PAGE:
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Important Things You Should Look for in a Good Equestrian Property

The Hughes Group

You love your horses and you know they’ll have a great home in Boulder County, Colorado, where the fresh mountain air, wide open spaces, and pleasantly cool weather are perfect for the equestrian lifestyle. But while the location is great for horses, you don’t want move to just any old property here.

You’ll want to have everything your horses need at hand. At the same time, you also have to consider your family’s comfort and convenience. To help you find the right equestrian property, check out our list on the features to look into.

    The size

    When looking for a horse property, you need to consider the size of the pasture and make sure you have enough space to be able to rotate paddocks. This is important in order to avoid overgrazing.

    The size you need will depend on the number and size of your horses. Generally, it’s advisable to have at least one acre of land for every horse, but two acres for every horse is the ideal.

    The land

    Look into the land’s topography and surface. Avoid steep slopes as these can put too much strain on the horses’ tendons. Marshy, soggy land can weaken hooves, while tree branches on a heavily wooded property might cause injury.

    Free-draining land is desirable as it is easier to maintain and is not prone to sogginess. It also prevents pooled water, which can be a breeding ground for mosquitoes and other disease-carrying insects. Preferred soil choices include light loams and chalk.

    Consider as well the appropriateness of the topography to building barns and stables. A sloped terrain may need leveling, which can cost you dearly. Pastures are also an important consideration. Are there adequate pastures, or do you need to establish them from scratch? In the case of the latter, look into the costs involved and how long it would take for the pastures to develop.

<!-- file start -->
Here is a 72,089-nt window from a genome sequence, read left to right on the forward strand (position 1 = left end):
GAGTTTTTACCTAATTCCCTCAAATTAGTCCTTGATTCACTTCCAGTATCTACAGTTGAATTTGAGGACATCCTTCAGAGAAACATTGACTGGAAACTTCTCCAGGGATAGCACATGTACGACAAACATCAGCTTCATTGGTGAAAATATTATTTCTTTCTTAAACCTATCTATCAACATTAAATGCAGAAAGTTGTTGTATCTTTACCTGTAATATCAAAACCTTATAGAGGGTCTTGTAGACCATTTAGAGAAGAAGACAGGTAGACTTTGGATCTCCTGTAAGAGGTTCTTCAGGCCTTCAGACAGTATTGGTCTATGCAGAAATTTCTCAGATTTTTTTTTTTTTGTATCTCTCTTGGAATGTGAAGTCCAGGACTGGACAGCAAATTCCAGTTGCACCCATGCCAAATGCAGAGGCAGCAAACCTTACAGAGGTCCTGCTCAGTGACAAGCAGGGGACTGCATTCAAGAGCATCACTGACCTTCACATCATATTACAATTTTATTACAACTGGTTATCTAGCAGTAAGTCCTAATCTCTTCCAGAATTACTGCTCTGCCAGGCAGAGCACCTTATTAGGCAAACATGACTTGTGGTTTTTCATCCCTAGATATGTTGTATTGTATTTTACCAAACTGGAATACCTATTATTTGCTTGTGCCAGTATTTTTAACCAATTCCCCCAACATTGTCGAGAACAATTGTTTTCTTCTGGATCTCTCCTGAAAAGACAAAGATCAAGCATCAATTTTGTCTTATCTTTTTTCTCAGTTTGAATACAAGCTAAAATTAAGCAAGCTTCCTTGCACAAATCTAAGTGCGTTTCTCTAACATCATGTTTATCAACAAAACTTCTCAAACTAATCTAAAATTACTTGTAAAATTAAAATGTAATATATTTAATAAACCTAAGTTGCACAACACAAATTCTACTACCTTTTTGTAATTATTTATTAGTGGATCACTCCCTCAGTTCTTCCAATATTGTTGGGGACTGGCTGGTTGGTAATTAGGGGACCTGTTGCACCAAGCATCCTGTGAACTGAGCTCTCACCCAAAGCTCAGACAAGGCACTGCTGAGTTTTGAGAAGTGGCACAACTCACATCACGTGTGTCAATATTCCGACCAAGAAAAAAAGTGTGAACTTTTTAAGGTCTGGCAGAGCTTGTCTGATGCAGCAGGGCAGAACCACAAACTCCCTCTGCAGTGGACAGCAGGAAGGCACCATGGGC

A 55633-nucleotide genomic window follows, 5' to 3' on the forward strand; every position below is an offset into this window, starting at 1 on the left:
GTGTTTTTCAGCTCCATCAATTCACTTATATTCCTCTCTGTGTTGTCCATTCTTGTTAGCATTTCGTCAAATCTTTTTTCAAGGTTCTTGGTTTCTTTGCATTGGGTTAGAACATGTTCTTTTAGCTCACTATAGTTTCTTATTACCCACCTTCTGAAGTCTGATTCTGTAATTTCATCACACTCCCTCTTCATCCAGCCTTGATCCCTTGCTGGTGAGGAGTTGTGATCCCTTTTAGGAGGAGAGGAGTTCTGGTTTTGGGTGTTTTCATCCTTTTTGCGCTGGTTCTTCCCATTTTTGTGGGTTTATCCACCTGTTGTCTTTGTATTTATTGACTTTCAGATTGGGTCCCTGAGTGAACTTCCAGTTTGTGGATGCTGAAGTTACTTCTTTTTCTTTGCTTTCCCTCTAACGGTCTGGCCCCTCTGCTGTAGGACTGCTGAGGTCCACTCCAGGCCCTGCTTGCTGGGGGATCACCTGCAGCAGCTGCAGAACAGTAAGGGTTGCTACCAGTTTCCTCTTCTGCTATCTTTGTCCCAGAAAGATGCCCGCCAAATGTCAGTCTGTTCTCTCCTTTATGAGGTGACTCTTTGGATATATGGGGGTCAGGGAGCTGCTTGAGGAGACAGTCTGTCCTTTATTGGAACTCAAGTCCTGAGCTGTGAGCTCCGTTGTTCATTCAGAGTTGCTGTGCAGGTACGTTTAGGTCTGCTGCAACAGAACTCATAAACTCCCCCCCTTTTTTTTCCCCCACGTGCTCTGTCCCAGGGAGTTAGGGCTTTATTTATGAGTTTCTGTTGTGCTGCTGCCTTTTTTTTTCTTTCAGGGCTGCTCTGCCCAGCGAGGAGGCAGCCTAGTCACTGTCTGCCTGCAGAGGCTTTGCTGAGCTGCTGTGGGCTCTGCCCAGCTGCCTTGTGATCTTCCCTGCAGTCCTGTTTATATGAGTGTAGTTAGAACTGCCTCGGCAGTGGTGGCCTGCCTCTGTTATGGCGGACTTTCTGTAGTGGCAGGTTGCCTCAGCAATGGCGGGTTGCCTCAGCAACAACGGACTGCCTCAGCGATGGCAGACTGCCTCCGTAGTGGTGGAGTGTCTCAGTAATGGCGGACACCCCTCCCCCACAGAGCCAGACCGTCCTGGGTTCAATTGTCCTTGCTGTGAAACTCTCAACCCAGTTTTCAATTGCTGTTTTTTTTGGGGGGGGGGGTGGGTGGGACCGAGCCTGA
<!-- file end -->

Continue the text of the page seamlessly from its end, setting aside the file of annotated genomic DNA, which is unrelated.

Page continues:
The location

    You will want to be near veterinary services where your horses can get the health care they need. It would also be ideal to provide easy access for vets and their equipment for when they visit or when there’s an emergency. There should also be easy passage for the delivery of hay and other food supplies.

    On top of these, you should also consider your own convenience. Look into access to your place of work, the kids’ schools, groceries and other amenities, and so on.

    Water supply

    Horses need 5 to 10 gallons of water a day, so make sure you have access to adequate water sources, such as a high-yielding deep well or an automatic watering system. Running water on the land will also help, but look into water rights first.

    Structures and facilities

    Look into existing barns and how they can accommodate bales of hay, your horsing equipment and tools, and other farming equipment. There must a separate and secure storage space for food that may be harmful to horses.

    Stables must be well-ventilated and well-maintained, with electricity and running hot water. If you plan to use a community stable, inspect the property first and learn about the range of services provided by the stable.

    You also need to consider how to dispose of horse manure. You may spread it over the property if you have enough land, or designate a place that complies with zoning and environmental regulations where you can stock manure pile.

Buying an equestrian property needs special attention and know how. I can help you find the property in Boulder County that’s right for you and your equine friends. Call me at 303-443-6161 or 303-359-6627, or email me at MHughes@LIVSIR.com.